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December 7, 2016


Two weeks ago, I visited a friend who has two children. During my one-hour stay, the children didn’t stop fighting, screaming and breaking their toys. Would this be considered a blatant example of ‘child misbehaviour’? Probably yes. Misbehaviour is usually defined as ‘‘behaviour which is socially unacceptable and inappropriate’’. Many researchers over the years have identified various contributing factors that explain why children misbehave. Here are the main reasons for children’s misbehaviour in summary:

1. Attention seeking

Most children are egocentric; they believe the whole world revolves around them. To a child, any kind of attention is better than no attention. Children who feel neglected may even try to get in trouble to be noticed.

2. Power/Independence seeking

Many children feel that they are liberal to do anything they want to and no one can dictate them for anything which they don’t want to. They seek a kind of ‘adult independence’; i.e. they want to iron the clothes or cut the bread.

3. Just curious

Children often display inappropriate behaviour because they are naturally curious about the world around them. They like experimenting with and trying new things, some of which parents may not approve of; i.e. ‘What will happen if I write on the wall with my marker?’

4. Sense of belonging

Children need to feel that they belong to and are accepted by a group; be it a family, a class or a group of friends. When they feel like an ‘outcast’, it’s very likely that they will engage in negative behaviours.



5. Feeling unwell

Children need at least 10 hours of sleep each night, healthy meals and regular exercise. Without these essentials they may be hard to get along with. Most discipline problems occur around early morning hours and late afternoons, when children are hungry and tired.

6. Strict parenting

Children may feel unconfident, inadequate, unloved, disappointed and discouraged as a result of authoritative or perfectionist parenting style; i.e. parents who impose a rigid structure of rules, continually provide criticism, have very high expectations of their children’s academic performance and aren’t happy with mistakes. The children of these types of parents are most likely to develop serious behaviour difficulties.

7. Testing their parents’ discipline

Children want to know that their parents truly mean what they say, so be firm about what is important to you and the behaviours you value. If you have agreed with your child that watching TV is not allowed after 7 p.m and your child disobeys, make sure you apply the discipline method you both have agreed to.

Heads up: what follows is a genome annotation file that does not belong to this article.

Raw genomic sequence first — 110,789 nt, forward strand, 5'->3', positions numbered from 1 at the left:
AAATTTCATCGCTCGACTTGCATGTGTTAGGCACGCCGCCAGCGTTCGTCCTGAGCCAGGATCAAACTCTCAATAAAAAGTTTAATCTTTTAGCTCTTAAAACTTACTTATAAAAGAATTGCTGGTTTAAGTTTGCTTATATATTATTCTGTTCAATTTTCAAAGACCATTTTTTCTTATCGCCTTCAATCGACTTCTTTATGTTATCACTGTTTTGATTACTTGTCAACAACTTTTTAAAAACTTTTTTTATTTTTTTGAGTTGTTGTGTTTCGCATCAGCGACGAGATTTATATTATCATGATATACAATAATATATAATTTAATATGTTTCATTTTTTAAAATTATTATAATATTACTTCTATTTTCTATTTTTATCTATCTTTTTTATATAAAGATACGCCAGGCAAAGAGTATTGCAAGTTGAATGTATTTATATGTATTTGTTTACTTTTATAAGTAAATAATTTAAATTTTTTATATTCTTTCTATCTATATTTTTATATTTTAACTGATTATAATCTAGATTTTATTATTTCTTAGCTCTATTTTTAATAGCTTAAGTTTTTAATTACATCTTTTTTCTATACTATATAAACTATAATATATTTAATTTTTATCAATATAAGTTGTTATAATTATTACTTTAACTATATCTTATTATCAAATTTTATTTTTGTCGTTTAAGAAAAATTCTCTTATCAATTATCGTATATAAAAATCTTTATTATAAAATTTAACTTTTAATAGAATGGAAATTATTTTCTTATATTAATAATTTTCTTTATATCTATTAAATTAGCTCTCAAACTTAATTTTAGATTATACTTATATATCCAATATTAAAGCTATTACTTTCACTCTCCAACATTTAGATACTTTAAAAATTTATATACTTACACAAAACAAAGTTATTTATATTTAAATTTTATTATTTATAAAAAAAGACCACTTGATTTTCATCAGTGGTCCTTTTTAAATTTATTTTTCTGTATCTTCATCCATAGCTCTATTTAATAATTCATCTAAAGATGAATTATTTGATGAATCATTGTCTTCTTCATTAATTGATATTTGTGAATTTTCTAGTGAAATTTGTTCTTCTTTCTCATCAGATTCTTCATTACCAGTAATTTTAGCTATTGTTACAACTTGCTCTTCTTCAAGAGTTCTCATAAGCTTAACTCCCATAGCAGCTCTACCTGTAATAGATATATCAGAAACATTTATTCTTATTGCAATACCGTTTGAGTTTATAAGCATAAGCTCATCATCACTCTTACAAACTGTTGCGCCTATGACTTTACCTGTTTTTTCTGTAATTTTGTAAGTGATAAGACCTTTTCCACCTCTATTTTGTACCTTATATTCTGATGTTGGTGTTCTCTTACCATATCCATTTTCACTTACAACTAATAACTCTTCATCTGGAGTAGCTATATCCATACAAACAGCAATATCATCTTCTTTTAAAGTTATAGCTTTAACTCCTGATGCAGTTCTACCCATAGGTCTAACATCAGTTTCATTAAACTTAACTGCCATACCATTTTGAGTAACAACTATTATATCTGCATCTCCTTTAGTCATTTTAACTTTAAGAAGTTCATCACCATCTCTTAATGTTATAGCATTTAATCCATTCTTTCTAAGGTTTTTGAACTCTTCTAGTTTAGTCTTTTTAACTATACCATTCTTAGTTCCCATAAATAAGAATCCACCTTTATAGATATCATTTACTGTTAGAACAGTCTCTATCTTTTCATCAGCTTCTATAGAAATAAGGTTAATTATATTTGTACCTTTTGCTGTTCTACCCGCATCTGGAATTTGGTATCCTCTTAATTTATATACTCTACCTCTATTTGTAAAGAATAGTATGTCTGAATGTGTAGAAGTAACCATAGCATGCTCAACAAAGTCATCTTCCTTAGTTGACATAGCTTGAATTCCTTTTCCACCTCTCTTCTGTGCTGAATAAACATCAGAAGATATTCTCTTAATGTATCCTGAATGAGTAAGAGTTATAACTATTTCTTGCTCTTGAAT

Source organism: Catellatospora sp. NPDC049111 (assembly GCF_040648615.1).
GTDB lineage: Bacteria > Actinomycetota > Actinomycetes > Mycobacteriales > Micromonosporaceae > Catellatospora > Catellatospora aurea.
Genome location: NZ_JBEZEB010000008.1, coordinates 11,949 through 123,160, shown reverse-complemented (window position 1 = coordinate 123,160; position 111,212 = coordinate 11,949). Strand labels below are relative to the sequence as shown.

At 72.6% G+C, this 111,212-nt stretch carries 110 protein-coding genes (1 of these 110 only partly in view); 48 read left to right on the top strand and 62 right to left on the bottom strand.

8. Imitating others

Children tend a lot to imitate behaviour they see on TV, at school, on social media or at home from their parents.

9. Genetics

In the end it’s all about genetics. Were you naughty and mischievous as a child? If so, then most probably these ‘behavioural genes’ have been passed on to your child.

The key point is to understand that many behaviours that we consider inappropriate are simply part of child development. Things like tantrums are actually developmentally appropriate behaviours for children and are a part of growing up.


AU, S. & STAVINOHA, P.L., 2015. Stress-free discipline: simple strategies for handling common behaviour problems. USA: Amacom

DREIKURS, R., CASSEL, P., & DREIKURS, F.E., 2004. Discipline without tears: How to reduce conflict and establish cooperation in the classroom. New Jersey: John Wikey & Sons.

RICHARDSON, D., n.d. Why children misbehave. Oklahoma State University.

Category: articles



About the author



Eva Sakellaridi is an education consultant and a researcher at the University College London (UCL), Institute of Education (IoE). She has a BA in English Language and Literature (2006), a Diploma in TESOL (2010) and a Certificate in Educational Psychology (2011). She also holds a MA in Education with Distinction from the University of Bath (2014). Among Eva’s main broad fields of interest are character education, educational psychology, school leadership and school improvement. Prior to becoming an education consultant, Eva worked in a range of public and private, preschool, primary and secondary educational organisations, universities and charities in a variety of capacities including classroom teacher, remedial teacher, student mentor, education programme manager and deputy school manager. Throughout her teaching career, she has observed that most children acquire academic skills more effortlessly and quicker compared to lifelong skills and has witnessed many and various cases of parental anxiety and concern about children’s character development and learning. As a result, Eva has always used scientific research to explore and personalise old and new pedagogical methods to empower both children and their parents.

Penelope’s Loom


Welcome to “Penelope’s Loom”! This is the name of our collection of educational articles that includes only research-based information on education, educational psychology and parenting, taken from sources such as scientific publications, reviews of research and government reports. Our aim is to offer our readers objective, authentic, scholarly information in a clear and simple way. If you would like to learn more about any of the themes tackled in our articles, feel free to contact us at and we will send you an e-copy of the references and/or further readings.


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